H1 histones bind to the linker DNA between nucleosome core particles and facilitate the folding of chromatin into a 30-nm fiber. Mice contain at least seven nonallelic subtypes of H1, including the somatic variants H1a through H1e, the testis-specific variant Hit, and the replacement linker histone H10. H10 accumulates in terminally differentiating cells from many lineages, at about the time when the cells cease dividing. To investigate the role of H10 in development, we have disrupted the single-copy H10 gene by homologous recombination in mouse embryonic stem cells. Mice homozygous for the mutation and completely lacking H10 mRNA and protein grew and reproduced normally and exhibited no anatomic or histologic abnormalities. Examination of tissues in which H10 is normally present at high levels also failed to reveal any abnormality in cell division patterns. Chromatin from H10-deficient animals showed no significant change in the relative proportions of the other H1 subtypes or in the stoichiometry between linker histones and nucleosomes, suggesting that the other H1 histones can compensate for the deficiency in H10 by occupying sites that normally contain H10. Our results indicate that despite the unique properties and expression pattern of H10, its function is dispensable for normal mouse development.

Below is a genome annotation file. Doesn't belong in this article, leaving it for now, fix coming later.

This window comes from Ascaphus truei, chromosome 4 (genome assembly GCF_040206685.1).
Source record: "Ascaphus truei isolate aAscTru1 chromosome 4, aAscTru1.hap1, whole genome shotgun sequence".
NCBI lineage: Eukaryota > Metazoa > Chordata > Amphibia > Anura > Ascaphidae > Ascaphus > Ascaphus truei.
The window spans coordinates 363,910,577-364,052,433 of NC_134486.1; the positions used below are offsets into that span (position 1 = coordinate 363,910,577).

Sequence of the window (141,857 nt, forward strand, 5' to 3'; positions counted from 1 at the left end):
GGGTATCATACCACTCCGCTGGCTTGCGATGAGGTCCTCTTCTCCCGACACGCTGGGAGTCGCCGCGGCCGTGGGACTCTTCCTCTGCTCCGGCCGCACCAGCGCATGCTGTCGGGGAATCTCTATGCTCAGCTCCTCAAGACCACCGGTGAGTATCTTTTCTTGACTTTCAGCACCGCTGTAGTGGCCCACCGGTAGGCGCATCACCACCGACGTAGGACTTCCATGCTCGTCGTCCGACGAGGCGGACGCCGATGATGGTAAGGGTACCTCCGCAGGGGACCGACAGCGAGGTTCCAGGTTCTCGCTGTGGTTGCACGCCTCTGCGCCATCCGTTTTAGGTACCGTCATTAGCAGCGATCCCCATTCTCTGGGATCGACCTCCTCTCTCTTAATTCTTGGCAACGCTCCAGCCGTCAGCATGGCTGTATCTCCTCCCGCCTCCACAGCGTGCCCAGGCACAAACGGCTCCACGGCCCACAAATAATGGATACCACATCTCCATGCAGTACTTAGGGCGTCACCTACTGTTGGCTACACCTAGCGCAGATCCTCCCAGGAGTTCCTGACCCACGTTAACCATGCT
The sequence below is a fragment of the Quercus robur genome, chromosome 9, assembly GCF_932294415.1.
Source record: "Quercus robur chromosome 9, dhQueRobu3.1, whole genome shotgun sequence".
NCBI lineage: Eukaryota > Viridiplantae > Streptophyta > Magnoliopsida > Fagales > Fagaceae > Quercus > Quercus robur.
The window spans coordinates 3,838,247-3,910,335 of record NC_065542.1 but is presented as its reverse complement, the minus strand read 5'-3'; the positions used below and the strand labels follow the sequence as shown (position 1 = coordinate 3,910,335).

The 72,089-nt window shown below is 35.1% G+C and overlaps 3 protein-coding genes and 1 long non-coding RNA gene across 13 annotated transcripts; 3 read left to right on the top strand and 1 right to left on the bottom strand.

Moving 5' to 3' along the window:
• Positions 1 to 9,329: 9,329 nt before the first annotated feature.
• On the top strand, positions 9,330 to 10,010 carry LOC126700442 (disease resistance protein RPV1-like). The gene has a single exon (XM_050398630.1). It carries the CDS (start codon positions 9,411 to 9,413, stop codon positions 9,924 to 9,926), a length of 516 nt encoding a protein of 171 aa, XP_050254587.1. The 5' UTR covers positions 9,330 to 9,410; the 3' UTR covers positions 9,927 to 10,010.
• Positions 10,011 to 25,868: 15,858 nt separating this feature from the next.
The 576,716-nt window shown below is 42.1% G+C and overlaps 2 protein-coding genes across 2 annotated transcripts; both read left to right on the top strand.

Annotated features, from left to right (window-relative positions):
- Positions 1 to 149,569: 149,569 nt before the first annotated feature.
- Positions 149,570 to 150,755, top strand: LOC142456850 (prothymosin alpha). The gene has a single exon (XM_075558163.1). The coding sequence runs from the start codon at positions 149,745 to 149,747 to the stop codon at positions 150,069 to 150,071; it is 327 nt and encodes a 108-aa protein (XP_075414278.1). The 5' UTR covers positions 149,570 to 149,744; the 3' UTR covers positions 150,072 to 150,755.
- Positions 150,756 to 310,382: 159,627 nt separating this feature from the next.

|Original language||English (US)|
|Number of pages||5|
|Journal||Proceedings of the National Academy of Sciences of the United States of America|
|Publication status||Published - Jul 3 1995|
- Gene inactivation
- Gene targeting
ASJC Scopus subject areas